What is monkeypox, and how we may fight it

The virus is a close relative of smallpox, and vaccines designed for its deadly kin may prove crucial to stopping the outbreaks.

Monkeypox infections have now been confirmed in countries across Europe, North America, and in Australia.

Cases are cropping up without any known connection to Central or West Africa, where the virus is endemic — the first time such chains of human-to-human transmission has been seen in Europe, the European Center for Disease Prevention and Control said in a report.

We’ll take a quick look at the disease and the virus — and the vaccines that may be rolled out to fight it.

Monkeypox cases have been confirmed in countries across Europe and North America.

What is monkeypox disease? Monkeypox has a long incubation period, usually one to two weeks, according to the CDC. The illness begins like many others — fever, exhaustion, chills, swollen lymph nodes, head and muscle aches. 

But its signature sign is a rash that turns into painful lesions, or pox, often on the palms.

Depending on which strain of the virus it is, the case fatality rate ranges from under 1% to over 10%, according to the WHO. (The current outbreaks around the world are, fortunately, the West African clade of monkeypox, not the deadlier Congo Basin clade.)

Monkeypox belongs to a genus of viruses that includes variola virus, the cause of smallpox — one of the deadliest diseases to ever haunt humanity, and the only human virus ever eradicated. 

That close relationship may play a pivotal role in snuffing out these outbreaks, because the smallpox vaccine can also ward off monkeypox. 

Monkeypox belongs to a genus of viruses that includes variola virus, the cause of smallpox — one of the deadliest diseases to ever haunt humanity, and the only human virus ever eradicated.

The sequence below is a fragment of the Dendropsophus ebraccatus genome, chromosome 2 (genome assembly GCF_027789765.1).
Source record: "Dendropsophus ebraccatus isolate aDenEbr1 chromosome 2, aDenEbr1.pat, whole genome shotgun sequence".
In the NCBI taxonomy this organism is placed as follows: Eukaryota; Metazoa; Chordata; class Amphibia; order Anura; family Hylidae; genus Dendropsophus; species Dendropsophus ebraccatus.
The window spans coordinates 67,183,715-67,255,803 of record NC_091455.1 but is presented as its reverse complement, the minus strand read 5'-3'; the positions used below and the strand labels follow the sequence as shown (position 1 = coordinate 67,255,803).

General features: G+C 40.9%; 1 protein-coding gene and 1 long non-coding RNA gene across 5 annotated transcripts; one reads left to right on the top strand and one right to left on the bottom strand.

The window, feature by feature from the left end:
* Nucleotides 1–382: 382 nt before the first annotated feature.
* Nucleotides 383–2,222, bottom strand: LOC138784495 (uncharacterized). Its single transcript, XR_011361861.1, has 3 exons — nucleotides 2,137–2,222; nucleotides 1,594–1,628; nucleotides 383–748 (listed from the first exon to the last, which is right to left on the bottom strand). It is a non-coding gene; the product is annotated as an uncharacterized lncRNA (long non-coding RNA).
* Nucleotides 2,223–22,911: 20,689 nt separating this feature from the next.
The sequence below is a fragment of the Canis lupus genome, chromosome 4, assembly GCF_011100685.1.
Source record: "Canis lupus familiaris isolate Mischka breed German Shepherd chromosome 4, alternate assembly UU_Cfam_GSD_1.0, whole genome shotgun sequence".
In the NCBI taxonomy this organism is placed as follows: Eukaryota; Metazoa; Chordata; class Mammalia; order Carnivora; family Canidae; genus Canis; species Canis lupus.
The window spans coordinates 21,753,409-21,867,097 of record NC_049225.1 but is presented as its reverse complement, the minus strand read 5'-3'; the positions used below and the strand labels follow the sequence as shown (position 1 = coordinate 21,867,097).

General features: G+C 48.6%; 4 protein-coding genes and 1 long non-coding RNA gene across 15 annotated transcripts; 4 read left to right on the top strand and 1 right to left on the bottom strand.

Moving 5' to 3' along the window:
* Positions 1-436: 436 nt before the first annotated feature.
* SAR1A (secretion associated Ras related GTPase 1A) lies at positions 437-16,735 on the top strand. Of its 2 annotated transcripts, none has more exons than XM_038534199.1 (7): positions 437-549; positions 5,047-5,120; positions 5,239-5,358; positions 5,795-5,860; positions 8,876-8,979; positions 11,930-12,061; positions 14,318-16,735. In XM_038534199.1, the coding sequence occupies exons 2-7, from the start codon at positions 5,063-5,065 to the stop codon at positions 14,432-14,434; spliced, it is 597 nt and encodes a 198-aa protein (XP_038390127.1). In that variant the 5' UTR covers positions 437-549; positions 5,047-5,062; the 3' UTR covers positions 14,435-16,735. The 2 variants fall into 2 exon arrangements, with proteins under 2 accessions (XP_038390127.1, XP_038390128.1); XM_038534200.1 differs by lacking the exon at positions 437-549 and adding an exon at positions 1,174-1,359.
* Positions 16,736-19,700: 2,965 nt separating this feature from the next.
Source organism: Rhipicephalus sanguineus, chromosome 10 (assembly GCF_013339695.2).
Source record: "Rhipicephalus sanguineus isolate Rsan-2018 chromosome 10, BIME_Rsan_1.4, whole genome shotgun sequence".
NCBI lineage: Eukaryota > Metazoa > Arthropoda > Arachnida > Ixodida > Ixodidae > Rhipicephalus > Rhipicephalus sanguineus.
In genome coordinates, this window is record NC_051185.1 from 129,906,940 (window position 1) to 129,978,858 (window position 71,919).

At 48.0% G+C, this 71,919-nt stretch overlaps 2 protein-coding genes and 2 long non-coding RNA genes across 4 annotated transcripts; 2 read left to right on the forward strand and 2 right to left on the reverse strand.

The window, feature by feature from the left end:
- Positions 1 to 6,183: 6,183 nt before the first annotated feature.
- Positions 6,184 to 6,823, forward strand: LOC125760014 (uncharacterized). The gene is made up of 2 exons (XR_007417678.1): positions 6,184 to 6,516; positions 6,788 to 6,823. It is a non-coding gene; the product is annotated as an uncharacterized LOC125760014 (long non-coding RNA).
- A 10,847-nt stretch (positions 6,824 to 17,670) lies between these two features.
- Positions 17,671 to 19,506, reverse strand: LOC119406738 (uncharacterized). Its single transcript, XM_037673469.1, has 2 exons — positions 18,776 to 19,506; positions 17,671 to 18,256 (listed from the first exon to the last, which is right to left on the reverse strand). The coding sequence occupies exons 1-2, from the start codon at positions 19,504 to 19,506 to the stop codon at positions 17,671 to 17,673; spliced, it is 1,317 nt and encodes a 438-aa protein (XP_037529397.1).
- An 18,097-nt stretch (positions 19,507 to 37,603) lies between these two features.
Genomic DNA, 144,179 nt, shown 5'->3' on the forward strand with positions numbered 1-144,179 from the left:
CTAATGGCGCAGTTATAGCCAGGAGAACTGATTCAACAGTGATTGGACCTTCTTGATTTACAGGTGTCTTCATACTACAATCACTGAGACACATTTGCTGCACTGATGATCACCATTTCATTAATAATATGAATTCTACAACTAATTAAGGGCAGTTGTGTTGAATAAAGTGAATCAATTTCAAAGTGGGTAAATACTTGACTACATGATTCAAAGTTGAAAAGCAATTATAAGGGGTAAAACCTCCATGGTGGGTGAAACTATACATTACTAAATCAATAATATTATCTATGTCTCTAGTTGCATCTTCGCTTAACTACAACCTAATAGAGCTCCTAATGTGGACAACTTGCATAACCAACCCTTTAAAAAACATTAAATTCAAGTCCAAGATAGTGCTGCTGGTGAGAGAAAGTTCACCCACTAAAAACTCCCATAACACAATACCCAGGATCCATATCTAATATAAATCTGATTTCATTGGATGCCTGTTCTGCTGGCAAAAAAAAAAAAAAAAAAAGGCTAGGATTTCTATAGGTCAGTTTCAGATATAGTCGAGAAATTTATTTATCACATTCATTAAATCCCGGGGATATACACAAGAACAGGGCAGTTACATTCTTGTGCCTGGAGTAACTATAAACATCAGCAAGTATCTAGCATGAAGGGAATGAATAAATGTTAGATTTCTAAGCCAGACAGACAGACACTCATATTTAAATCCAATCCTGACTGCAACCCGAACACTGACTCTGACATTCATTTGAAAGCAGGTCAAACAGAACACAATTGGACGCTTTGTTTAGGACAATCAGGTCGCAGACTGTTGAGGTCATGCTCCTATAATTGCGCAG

Vaccines for monkeypox? Despite being eliminated from nature for over 40 years, the US has a stockpile of smallpox vaccines in reserve, should the deadly virus ever return.

This Strategic National Stockpile (SNS) currently contains three different vaccines: a live-virus vaccine similar to the one used to eradicate smallpox, a new vaccine licensed in 2019, and a third experimental vaccine.

The new vaccine, Jynneos, was licensed in the US in 2019 to protect against both smallpox and monkeypox — making it the world’s first monkeypox vaccine. It’s approved for people over 18 who are at high risk of contracting monkeypox or smallpox — however, despite being FDA-approved, physicians cannot prescribe the vaccine because the CDC controls the entire supply.

Jynneos uses a weakened, non-replicating relative of monkeypox and smallpox, called vaccinia virus, which was also the source of the old smallpox vaccines.

Because monkeypox is so rare, the vaccine’s effectiveness against the virus had to be tested in the lab and in animals, according to RxList. Studies tested how well the antibodies produced by the vaccine neutralize the virus, and if vaccinated animals were protected when challenged with the virus.

Monkeypox’s similarities to smallpox mean current smallpox vaccines may be key in containing it.

The live-virus vaccine, ACAM2000, also contains vaccinia virus, and also provides cross-protection against monkeypox, but this version of the virus is alive and well. It is delivered using a method your parents or grandparents may recognize: by using a two-pronged needle dipped into the vaccine and then poked several times into the upper arm. 

Data from Africa suggests that smallpox vaccines are at least 85% effective at preventing monkeypox, the CDC says; however routine smallpox vaccination stopped after the virus was eliminated, so hardly any younger adults are protected.

But these vaccines could now prove key in containing the monkeypox outbreaks, through “ring vaccination” of any close contacts of confirmed cases. Because of monkeypox’s slow incubation time, the vaccines fortunately can provide protection up to four days after exposure.

“It is possible that even though the supplies of that vaccine are somewhat limited from country to country, a ring vaccination strategy could be used to prevent people who have been exposed from becoming infected,” virologist Angela Rasmussen told the CBC

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